With an increasing focus on decarbonization to mitigate the effects of climate change, many laboratories and other high-tech facilities may be looking to implement new projects or solutions to improve energy efficiency and decrease carbon emissions. When determining how to finance these projects, lab planners need to consider a number of factors, including how much the project will cost, the impact of potential debt, preferred payment structures, preferred ownership status, and availability of utility incentives and tax incentives, if they plan to seek external funding.
There are many possibilities for financing lab renewable energy and energy efficiency projects, but you should research which options are best for your specific project and check out the new best practices guide from the International Institute for Sustainable Laboratories (I2SL). Below are just a few of the available financing options to explore:
Green Revolving Funds (GRFs): GRFs are internal capital pools that are dedicated to funding energy efficiency, renewable energy, and sustainability projects that generate cost savings. A portion of those savings is then used to replenish the fund, allowing for reinvestment in future projects of similar value and thus making the fund self-sustaining.
Power Purchase Agreements (PPAs): PPAs are frequently used to fund large renewable energy projects. PPAs are long-term contract agreements between a party that buys electricity and one that sells it, and are often used to fund large renewable energy projects.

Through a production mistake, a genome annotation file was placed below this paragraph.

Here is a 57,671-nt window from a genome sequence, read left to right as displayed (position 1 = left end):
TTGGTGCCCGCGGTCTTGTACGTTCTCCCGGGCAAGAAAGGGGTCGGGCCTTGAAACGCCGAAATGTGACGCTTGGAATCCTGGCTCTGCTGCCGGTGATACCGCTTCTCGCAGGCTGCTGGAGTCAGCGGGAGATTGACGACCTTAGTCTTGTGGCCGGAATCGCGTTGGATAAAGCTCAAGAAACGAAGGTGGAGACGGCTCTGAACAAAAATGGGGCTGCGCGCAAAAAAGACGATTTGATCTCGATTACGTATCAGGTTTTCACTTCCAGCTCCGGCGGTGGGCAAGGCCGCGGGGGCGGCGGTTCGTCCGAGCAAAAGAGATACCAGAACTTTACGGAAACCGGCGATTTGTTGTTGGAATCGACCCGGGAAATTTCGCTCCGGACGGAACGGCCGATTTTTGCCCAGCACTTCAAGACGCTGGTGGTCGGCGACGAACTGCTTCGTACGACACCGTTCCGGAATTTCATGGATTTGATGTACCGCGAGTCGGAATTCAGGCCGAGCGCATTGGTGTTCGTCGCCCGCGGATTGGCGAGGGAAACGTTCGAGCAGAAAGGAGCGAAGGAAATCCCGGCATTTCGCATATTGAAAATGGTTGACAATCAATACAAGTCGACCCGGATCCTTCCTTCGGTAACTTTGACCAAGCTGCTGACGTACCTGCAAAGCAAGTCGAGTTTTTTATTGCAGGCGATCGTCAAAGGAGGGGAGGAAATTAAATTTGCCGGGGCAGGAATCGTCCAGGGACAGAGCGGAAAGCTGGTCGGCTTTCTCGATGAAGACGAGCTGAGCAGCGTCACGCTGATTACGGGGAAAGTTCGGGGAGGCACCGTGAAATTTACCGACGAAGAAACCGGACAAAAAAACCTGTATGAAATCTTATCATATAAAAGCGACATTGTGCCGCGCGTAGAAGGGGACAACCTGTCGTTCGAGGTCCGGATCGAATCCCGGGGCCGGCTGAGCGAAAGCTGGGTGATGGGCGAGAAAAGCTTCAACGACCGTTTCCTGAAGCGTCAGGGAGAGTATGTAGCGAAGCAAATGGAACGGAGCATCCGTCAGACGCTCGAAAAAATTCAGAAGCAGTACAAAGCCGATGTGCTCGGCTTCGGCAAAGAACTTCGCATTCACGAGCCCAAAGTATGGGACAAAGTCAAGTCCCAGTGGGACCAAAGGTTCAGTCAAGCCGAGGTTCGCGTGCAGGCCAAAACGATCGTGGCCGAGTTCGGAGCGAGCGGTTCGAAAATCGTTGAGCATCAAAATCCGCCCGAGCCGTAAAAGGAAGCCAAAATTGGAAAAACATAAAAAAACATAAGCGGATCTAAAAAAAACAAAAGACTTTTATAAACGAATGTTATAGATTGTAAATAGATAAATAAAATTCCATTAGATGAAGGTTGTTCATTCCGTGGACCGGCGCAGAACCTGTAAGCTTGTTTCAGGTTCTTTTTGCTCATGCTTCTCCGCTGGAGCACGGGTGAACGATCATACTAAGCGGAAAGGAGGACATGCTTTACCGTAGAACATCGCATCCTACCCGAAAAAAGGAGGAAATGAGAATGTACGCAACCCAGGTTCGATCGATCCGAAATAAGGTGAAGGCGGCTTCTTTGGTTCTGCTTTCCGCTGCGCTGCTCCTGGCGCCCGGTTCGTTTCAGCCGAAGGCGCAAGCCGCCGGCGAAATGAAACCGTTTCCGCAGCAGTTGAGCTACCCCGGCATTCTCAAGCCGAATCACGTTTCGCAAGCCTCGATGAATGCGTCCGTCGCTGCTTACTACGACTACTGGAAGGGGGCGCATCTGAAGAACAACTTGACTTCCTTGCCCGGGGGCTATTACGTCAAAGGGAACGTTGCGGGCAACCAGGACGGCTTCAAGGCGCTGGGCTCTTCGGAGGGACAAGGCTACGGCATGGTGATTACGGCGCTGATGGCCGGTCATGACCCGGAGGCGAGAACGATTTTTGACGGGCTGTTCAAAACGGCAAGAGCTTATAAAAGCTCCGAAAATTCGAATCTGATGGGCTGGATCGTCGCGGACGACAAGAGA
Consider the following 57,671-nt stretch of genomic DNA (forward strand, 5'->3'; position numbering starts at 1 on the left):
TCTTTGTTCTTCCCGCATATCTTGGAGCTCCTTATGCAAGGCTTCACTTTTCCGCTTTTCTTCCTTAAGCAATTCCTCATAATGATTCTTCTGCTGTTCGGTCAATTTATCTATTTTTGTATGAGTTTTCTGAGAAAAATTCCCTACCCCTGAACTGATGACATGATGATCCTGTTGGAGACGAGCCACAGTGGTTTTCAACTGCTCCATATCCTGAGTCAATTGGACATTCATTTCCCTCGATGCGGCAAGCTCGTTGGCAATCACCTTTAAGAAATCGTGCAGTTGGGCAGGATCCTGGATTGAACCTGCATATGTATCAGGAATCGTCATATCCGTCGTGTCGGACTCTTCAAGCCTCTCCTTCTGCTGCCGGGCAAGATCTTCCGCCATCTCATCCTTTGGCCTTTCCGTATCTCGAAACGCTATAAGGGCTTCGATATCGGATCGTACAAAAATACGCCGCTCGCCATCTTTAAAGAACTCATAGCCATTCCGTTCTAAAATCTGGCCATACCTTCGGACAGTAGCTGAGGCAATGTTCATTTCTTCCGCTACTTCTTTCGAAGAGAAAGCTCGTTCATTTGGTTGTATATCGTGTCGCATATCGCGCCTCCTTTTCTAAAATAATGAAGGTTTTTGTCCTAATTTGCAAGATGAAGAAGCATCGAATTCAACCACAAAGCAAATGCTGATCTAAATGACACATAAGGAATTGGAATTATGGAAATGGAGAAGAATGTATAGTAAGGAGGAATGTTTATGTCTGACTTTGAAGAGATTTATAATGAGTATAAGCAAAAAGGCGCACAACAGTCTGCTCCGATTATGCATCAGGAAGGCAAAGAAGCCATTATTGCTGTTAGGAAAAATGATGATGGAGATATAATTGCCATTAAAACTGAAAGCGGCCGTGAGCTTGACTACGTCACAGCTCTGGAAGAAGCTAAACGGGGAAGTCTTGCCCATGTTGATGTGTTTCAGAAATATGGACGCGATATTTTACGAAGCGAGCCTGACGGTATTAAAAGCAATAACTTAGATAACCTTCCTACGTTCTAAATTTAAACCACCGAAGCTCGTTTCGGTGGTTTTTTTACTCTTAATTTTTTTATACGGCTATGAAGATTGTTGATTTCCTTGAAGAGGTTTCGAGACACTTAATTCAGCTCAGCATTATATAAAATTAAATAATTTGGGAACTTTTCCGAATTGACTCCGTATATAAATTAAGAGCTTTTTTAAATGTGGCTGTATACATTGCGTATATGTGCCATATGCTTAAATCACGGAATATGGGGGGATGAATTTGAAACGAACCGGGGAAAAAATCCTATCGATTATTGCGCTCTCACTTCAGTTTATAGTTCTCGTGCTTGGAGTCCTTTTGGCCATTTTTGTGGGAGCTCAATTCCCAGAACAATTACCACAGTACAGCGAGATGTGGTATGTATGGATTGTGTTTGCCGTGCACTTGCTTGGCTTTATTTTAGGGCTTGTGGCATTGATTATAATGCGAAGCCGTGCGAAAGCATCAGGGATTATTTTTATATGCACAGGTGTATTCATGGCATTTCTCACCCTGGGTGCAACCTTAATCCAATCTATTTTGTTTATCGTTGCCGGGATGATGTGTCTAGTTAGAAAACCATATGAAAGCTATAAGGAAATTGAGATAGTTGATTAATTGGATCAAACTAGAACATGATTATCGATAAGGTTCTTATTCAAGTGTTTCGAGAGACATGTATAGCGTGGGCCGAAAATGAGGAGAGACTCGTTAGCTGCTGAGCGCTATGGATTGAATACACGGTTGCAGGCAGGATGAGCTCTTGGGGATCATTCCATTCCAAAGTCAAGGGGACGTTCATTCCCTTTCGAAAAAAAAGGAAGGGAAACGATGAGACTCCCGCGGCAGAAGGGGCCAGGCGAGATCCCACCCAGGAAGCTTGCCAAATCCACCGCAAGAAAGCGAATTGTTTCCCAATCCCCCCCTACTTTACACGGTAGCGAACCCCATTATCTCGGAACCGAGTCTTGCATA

Utility Incentives: Many utilities offer incentive payments for energy efficiency projects. Those can sometimes be significant. Check with your local utility for eligibility.
Tax Credits and Deductions: A tax credit for renewables deducts the full amount from the tax bill, whereas a tax deduction for energy efficiency projects lowers the amount of taxable income by the by the amount of the deduction. The Inflation Reduction Act (IRA) of 2022 provides opportunities for institutions of higher education to use both tax credits and deductions to transition to clean energy and clean transportation. Read more about funding opportunities from the IRA in this report from Second Nature.
Learn more about the various financing possibilities, for lab decarbonization projects in the new Financing Options for Energy Efficiency and Renewable Energy Projects Best Practices Guide. And stay tuned for a webinar highlighting the guide later this year!
If you’re currently looking for funding for a project, you may be eligible for the Buildings Upgrade Prize (Buildings UP) from the U.S. Department of Energy (DOE). DOE is offering more than $22 million to ideas to accelerate widespread, equitable energy efficiency and building electrification upgrades. To find out more about acceptable projects and how to apply, view the recording of the informational webinar or check out the series of upcoming webinars about the prize.
I2SL Educational Opportunities
Join I2SL on the road to decarbonization at the 2023 Annual Conference October 22-25 in Anaheim, California! The Call for Presenters is now open, so submit an abstract by Friday, March 20 if you are interested in speaking. Topics of interestinclude but are not limited to decarbonization, energy efficiency, green labs, sustainable design, ventilation management, and renovation and reuse.
For the first time, I2SL is offering a virtual, international educational experience ahead of the annual conference. I2SL’s Education Week, April 25-27, will feature three days of presentations on hot topics given by international speakers. Registration is opening soon so keep an eye out for more information about the event, including the full agenda of speakers from around the world!